You are just being nice by saying that, milord, @Lord Grok@Bewildered Zeratul i avoid the hard battle until I have Nubian archers. I build 2 buildings for them at the earliest opportunity. In the guide I suggested doing the hard battle at 30h+; I normally do it before then but you don’t really need to and it depends what troops you’re facing as to whether you should try. I’ll update the guide one day soon to describe that part better.
PS I don’t agree with all parts of the mathematical analysis, it’s written from a theoretical rather than experiential standpoint and doesn’t capture some aspects IMHO.
For this occasion I will choose not to be nice in turn, lest we form a closed-circuit mutual complimentary loop that amplifies subjective opinions and obscuring the facts (I can't believe I'm saying this because I have long been attributed as
Therefore I will not be nice and like to point out this guide does not work. This guide sucks. (And is not worth upgrading.)
A good guide should abstract principles from data; and the principles are generalized and have a wider scope of applicability. Your guide is just laying out the raw data, a step by step chronicles of what you did, it is a rigid finished product and not a (reusable and adaptable) "mold".
Also a good Egyptian Settlement guide should distinguish and focus on its distinct characteristics from those of the main city and other settlements, and talk about for example, what expansions to choose, what obstacles (stones) to remove, how to do the fights.... and not focus on the maze-puzzle solving, "which building goes where and how to connect them" because that part is common with main city and all other settlements and cliche for established players.
To elaborate on the said examples, for choice of expansions, a standard square or rectangular overall shape should be strictly followed for this settlement, and there is no room for fooling around with bizarre shapes in Egypt. For removal of obstacles, basically, if the obstacle is in the middle of the plot of land (an expansion) then consider removing it; if the obstacle is on the edge of the plot (especially when also on the edge of the overall settlement), or the obstacle touches the edge of the main hall, then consider giving priority to the removal of other obstacles. And keep in mind not all obstacles can be removed from all expansions bought; there are limited pickaxes. Generally, consideration should be given to further expand the existing completely open space, instead of removing those obstacles that would result in two separate smaller completely clear spaces rather than one large clear space (to build the Pyramid and such).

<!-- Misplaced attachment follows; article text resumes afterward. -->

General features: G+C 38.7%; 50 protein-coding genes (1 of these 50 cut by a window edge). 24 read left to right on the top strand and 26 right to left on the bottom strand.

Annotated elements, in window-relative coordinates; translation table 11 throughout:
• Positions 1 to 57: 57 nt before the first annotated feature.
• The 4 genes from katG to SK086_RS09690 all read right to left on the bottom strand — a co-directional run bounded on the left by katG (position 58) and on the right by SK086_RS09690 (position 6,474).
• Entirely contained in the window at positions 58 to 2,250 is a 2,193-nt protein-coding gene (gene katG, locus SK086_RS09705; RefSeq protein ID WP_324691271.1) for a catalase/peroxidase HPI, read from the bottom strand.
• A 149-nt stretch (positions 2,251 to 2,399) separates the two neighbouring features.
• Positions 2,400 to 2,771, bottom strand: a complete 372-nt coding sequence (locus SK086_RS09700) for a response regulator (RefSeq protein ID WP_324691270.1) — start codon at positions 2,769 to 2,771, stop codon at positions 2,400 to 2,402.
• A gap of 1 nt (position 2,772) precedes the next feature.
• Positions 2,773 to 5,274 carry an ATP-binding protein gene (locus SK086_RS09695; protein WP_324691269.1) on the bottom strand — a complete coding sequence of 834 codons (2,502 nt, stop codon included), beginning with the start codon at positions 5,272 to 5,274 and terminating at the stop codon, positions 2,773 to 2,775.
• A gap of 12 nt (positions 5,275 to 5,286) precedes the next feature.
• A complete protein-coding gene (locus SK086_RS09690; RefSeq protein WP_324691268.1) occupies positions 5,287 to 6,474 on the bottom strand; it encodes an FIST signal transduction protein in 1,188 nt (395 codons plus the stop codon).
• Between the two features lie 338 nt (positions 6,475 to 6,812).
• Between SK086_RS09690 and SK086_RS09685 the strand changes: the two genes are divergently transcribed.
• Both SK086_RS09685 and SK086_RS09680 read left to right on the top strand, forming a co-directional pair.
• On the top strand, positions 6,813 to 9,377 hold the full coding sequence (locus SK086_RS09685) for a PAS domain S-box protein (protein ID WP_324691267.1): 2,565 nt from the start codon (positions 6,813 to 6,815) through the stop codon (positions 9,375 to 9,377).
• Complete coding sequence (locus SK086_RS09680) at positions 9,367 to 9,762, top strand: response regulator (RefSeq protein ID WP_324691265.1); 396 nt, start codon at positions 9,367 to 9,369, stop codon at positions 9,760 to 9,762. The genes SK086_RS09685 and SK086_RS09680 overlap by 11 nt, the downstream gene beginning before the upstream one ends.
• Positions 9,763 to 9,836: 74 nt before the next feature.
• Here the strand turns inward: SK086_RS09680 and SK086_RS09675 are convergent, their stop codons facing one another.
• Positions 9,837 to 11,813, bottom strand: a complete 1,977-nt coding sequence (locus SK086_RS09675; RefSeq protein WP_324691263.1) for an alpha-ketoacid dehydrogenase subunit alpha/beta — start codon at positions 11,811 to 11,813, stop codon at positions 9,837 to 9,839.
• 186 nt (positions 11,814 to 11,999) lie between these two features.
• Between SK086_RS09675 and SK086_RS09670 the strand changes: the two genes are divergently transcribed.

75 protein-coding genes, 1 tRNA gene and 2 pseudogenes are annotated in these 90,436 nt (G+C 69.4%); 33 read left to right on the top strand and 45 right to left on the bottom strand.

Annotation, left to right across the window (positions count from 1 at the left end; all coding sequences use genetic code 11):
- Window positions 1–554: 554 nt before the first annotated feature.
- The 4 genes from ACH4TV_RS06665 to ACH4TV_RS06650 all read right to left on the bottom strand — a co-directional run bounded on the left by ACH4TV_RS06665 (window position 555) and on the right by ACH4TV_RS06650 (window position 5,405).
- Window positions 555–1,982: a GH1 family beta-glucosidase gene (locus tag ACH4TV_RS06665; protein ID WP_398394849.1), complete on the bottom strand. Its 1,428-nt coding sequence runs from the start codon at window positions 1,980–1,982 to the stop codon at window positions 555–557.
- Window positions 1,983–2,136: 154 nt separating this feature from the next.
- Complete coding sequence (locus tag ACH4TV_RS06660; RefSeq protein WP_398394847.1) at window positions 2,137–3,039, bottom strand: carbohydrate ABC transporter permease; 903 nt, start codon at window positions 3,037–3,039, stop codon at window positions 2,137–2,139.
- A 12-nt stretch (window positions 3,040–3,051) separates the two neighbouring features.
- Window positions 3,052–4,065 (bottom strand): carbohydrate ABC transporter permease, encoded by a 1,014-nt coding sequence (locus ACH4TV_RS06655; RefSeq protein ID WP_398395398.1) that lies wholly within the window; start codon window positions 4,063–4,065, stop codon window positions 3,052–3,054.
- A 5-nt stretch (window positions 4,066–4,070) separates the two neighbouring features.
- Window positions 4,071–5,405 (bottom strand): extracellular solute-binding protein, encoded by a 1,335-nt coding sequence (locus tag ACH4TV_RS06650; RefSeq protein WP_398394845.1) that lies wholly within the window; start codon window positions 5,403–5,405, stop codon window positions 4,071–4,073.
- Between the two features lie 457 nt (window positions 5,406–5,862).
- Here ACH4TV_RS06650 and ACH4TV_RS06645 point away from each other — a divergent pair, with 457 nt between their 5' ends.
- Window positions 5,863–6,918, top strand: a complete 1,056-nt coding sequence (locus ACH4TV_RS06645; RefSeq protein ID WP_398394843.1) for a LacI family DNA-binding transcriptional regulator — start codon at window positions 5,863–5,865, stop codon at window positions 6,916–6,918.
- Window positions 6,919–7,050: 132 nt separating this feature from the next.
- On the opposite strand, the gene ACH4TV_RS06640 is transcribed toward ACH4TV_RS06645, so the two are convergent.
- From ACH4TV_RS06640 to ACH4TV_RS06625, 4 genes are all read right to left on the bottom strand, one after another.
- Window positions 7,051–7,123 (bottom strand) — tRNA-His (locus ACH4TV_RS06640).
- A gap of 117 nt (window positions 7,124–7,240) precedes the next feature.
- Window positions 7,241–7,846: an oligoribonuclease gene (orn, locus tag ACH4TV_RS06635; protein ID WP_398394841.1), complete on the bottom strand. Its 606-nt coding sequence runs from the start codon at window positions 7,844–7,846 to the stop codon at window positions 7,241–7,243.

For the mathematical analysis of the egyptian settlement guide, however, I'd be glad if the author upgrades the guide by excluding the 3rd battle of Day #1 in the "best case scenario" which assumes the player win all three battles every day.
I followed your guide only up to a portion of the "0 Hour" part and by the "14 hour" (actual 16 hour) I deviated from the guide big time, which I think would happen to everyone else who actually tries to follow the guide, too.
More on those distinct characteristics: The Embassy of Egypt is very big. It best stays on the farthest corner or edge, for the reason of otherwise blocking the player's view and making them unable to see what they are doing behind the gigantic building.
Further more, "the roads are expansive (200 Dabian coins per piece)" -- now this part is already mentioned in your guide, milord; however, it is not mentioned, that, whatever building costs only main city coins & supplies of the player, it means they cost nothing. They can be built excessively, and sold afterward, without the need to plan ahead, which is brain-power-consuming. For example, in the start, do not build excessive roads (expansive) but build as many huts as you can (to ensure sufficient population 1 minute later) and sell them later to give space to Barley Farms in the next step.
With all due respect, just being frank, Milord. @Lord Grok